This is the latest in a series of blogs by partners of the Fluency work.
By Anna Malone
Each of us has a story, an amalgamation of experiences spun together to create a unique lens that is undeniably our own. When one person takes the courage to open up, sharing their vulnerabilities and strengths, we grow collectively, deeply, and authentically. Learning about the life of another opens our worldview, challenges our thinking, and illuminates new pathways previously unreachable. This process can take place in our households, churches, and social circles as well as our classrooms if we as educators foster a conducive, safe environment.
In my first year as a Graduate Assistant (GA) in the Teacher Education Program at West Liberty University, I collaborated with Gabrielle Burriss, then also a GA for the Teacher Education Program, and Dr. Sarah Schimmel, Teacher Education Program Director, to redesign the undergraduate course Instructional Technology to better suit the needs of current pre-service teachers. We decided to introduce the students to video editing and reflection, two critical skills needed for the summative assessment during residency, and task them with creating a video that explains why they would like to become an educator.
In co-teaching this course, I was cordial to students, making small talk before class began, often about The Bachelor, of which we had a love hate relationship; however, I simply did not know them very well. What started as one assignment, a five-minute video, ended up teaching me more about these pre-service teachers than any conversation ever could.
While watching their videos, I was amazed by the authenticity, depth, and creativity on display by each individual; their voices were filled with passion, hope, and optimism as they spoke of the teachers who inspired them, becoming the role model they did not have, their volunteer experiences that turned into a career path, and more. One student discussed their transition from the military to civilian life as a parent, while another spoke of the positive impact of being adopted. Yet another student recounted experiences with the inequity and racial divide of school districts in their hometown.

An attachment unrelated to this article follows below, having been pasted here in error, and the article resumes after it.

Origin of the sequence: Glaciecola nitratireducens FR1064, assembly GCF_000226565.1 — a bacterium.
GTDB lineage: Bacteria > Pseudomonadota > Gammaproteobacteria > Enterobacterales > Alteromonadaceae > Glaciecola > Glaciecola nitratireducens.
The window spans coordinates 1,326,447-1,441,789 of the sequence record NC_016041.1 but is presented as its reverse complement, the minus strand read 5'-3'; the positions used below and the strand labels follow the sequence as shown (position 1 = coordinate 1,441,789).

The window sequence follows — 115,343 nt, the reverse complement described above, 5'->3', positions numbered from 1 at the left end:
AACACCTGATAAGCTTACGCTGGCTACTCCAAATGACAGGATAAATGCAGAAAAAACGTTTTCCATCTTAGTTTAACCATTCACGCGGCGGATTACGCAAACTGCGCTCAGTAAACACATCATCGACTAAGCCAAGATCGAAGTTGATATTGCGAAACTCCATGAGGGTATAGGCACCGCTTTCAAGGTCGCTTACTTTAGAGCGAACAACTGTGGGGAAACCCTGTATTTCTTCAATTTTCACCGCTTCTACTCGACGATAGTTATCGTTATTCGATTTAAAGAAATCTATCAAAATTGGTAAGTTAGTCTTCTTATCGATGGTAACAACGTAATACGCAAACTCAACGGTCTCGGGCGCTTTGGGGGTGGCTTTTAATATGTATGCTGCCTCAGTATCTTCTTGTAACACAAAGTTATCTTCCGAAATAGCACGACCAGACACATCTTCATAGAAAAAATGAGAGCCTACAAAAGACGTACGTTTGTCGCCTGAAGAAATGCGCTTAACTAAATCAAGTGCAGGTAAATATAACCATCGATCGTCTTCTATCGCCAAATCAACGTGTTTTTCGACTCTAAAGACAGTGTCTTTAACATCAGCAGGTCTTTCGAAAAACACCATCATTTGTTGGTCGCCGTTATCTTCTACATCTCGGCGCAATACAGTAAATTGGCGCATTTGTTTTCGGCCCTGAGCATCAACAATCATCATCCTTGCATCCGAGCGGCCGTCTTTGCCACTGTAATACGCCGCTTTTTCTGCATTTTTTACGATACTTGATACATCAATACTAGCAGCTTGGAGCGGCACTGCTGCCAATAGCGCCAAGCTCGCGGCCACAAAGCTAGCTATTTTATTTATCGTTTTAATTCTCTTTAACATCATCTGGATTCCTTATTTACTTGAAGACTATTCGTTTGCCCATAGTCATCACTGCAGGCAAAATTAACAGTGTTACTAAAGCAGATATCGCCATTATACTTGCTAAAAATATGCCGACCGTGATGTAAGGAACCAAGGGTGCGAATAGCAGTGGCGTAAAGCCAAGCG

I came to understand that each individual sitting in this class has a powerful voice. It was not my original intention; my objective was increasing exposure to filming, editing, and reflecting to prepare them for an assessment down the road. I am so thankful, however, that the results were much more significant because I learned a great deal about the importance of increasing student voice in the classroom that have left an indelible impression on my heart. Additionally, I am grateful to be a part of a group such as the Fluency Project cohort that fosters voice and inquiry amongst professionals and students.
Links to Example Videos:
Anna Malone is currently a second-year graduate student in the M.A.Ed. Reading Specialist program at West Liberty University. She also works as a Graduate Assistant in the Teacher Education Program at WLU and a substitute teacher with Ohio County Schools. Anna graduated from WLU with her Bachelor’s in Elementary Education with minors in special education and early childhood education in 2019. She is a member of Cohort 3 of The Data and Technology Fluency Project with West Liberty University and the CREATE Lab (situated in Carnegie Mellon University). Anna’s special interests including spending time with family and spoiling her niece and nephews.